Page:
Let me say right away that this is not an important story, far from it. It is also a story that illustrates a problem that you are probably already aware of. However, it is such a perfect example of that problem that I feel it is worth mentioning.
Formula One driver Fernando Alonso went to Baku in Azerbaijan and apparently had this to say…
“It’s a real honor for me to be the first F1 driver to visit this magnificent city. The welcome I have received from everyone since my arrival has been wonderful. I have been really impressed with everything I have seen today. I feel absolutely confident in saying that Baku City Circuit is going to be the most memorable circuit on the F1 calendar this year. Much like this beautiful city, it successfully manages to showcase its modernity with a lovely nod to the past. Indeed, the way the track stretches along the Old Town walls with the magnificent Flame Towers in the background is a clear example of this! On a technical level, I am excited to test my skills on such a challenging circuit, in particular along those tight, winding corners. I really can’t wait to race here this summer,” he said.
Now I am prepared to stick my neck out here. There is no way on earth those were the exact words of Fernando Alonso. The English in it is almost impossibly good for someone who is not a native speaker (Jozef Conrad excepted).
Don’t get me wrong, Alonso’s English is actually very good, but he wouldn’t in a million years produce sentences like “Much like this beautiful city, it successfully manages to showcase its modernity with a lovely nod to the past” . Non-native speakers of English don’t speak like that and, as you’ll have noticed, most native English speakers don’t talk that way either, unless they are writing a brochure.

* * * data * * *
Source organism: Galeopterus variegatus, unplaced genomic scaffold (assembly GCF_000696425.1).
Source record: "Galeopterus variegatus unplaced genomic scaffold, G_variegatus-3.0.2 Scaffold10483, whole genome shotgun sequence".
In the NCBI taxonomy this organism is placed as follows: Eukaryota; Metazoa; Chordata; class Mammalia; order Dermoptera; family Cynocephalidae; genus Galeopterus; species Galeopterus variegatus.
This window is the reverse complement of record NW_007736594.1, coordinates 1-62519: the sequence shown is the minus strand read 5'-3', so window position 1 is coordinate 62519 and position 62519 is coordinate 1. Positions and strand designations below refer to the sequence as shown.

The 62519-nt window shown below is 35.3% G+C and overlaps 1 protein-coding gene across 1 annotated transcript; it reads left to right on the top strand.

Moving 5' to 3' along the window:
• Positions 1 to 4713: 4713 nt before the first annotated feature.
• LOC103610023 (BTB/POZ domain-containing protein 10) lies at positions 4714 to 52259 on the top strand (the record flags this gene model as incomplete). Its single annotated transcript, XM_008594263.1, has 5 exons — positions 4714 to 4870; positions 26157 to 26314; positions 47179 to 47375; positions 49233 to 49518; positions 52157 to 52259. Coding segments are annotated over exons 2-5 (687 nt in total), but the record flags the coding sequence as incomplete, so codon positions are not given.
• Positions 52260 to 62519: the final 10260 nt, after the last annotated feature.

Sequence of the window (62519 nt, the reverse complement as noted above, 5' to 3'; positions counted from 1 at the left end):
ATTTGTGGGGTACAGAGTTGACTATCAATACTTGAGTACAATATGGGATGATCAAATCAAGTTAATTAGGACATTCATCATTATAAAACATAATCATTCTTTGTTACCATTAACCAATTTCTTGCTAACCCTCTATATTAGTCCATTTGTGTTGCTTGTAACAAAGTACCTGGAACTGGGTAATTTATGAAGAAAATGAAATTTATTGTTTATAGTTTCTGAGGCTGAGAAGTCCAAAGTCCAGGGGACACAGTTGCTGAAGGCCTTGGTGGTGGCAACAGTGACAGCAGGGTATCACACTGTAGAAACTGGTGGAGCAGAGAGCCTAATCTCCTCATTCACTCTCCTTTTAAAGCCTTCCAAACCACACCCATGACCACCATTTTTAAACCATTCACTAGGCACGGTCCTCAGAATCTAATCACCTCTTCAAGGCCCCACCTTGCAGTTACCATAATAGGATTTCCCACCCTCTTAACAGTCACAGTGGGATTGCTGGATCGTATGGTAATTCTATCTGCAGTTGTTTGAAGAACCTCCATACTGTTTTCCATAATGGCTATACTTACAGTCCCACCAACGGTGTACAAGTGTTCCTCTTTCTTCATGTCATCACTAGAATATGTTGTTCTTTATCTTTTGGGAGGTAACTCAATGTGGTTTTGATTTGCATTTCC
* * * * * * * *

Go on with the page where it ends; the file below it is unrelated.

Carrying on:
It’s a press release, and I’m sure you all gathered that the second you read the quote.
Now it may be that Alonso said something similar and then someone tidied it up. It could also be that someone else wrote it and then Alonso, or someone in his employ, approved it. Or it could be that the F1 publicity people do this all the time, it is all part of the contract and he never even noticed it.
From wherever it was produced, it was then copied, translated and broadcast around the world with a thousand miniscule variations. Just google “Fernando Alonso Baku” or “Fernando Alonso Azerbaijan” to see them.
Why is any of this important? Well, apart from the facts about Azerbaijan and its record on human rights (described here) being hidden under a sport story, which is something that unfortunately happens all the time, it is a fact that this is now the modus operandi for most of the media.
Specifically, press releases are produced by government departments or large companies that can afford to have public relations departments and press liaison officers and so on. Those press releases are then copied and pasted and entered into articles. Sometimes the content produced by the press departments passes without comment, sometimes there may be some analysis of the rights and wrongs of the opinions within the press release, but usually no more than this.
Journalism courses now actually include rewriting press releases as a core skill.
The standard defence of this practice is that there have been cutbacks and journalists are under pressure to produce more content with less resources and therefore have to resort to this kind of behaviour.
So your Media Studies Friday question is this… Is it possible to reconcile what is written above, with the quote below?